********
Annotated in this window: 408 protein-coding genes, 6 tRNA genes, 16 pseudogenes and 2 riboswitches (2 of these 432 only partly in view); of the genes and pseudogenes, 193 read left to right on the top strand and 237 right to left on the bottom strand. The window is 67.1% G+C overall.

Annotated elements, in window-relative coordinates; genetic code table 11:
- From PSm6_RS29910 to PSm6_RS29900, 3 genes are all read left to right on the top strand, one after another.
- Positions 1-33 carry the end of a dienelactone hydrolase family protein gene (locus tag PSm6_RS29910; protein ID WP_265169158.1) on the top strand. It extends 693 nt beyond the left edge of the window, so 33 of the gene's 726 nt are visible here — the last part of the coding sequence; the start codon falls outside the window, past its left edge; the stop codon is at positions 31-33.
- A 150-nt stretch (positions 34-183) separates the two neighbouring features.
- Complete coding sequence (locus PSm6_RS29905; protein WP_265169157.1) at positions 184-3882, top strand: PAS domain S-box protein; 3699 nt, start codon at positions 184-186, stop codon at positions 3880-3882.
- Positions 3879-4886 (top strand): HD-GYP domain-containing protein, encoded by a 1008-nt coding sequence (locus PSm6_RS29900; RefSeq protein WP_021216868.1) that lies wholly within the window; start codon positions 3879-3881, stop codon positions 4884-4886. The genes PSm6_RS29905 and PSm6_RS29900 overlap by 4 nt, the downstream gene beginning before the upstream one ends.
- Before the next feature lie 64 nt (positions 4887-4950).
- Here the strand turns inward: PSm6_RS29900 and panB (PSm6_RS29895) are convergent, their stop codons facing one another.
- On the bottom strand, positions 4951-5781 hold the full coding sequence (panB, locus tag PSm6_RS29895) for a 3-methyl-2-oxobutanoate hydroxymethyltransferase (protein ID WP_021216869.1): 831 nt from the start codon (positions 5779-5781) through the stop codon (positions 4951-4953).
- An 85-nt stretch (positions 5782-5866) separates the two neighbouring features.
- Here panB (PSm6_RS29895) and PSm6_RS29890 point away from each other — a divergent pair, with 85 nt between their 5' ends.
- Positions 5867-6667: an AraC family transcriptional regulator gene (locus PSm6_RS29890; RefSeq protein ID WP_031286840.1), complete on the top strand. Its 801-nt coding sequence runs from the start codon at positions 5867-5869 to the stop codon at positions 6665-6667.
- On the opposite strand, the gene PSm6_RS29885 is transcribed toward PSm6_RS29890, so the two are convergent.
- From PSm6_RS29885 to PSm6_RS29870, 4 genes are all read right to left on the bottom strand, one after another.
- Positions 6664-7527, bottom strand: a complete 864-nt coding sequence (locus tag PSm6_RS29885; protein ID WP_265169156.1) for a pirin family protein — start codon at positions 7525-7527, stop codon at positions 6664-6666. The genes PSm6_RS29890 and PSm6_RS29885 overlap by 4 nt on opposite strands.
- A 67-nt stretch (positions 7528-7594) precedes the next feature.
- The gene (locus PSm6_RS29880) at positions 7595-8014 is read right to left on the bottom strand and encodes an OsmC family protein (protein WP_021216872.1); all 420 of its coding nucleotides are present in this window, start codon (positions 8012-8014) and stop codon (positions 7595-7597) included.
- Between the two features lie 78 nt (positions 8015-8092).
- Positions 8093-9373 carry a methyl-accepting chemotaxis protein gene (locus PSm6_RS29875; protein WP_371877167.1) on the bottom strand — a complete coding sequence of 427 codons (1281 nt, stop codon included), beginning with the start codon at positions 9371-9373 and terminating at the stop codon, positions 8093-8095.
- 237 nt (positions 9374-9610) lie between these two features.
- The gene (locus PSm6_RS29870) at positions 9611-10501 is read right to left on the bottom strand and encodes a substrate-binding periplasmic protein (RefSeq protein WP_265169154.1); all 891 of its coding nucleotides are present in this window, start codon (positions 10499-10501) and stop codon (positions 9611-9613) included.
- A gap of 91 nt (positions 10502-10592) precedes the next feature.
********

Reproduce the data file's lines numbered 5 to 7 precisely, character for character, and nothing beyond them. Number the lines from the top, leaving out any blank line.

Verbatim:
- A 150-nt stretch (positions 34-183) separates the two neighbouring features.
- Complete coding sequence (locus PSm6_RS29905; protein WP_265169157.1) at positions 184-3882, top strand: PAS domain S-box protein; 3699 nt, start codon at positions 184-186, stop codon at positions 3880-3882.
- Positions 3879-4886 (top strand): HD-GYP domain-containing protein, encoded by a 1008-nt coding sequence (locus PSm6_RS29900; RefSeq protein WP_021216868.1) that lies wholly within the window; start codon positions 3879-3881, stop codon positions 4884-4886. The genes PSm6_RS29905 and PSm6_RS29900 overlap by 4 nt, the downstream gene beginning before the upstream one ends.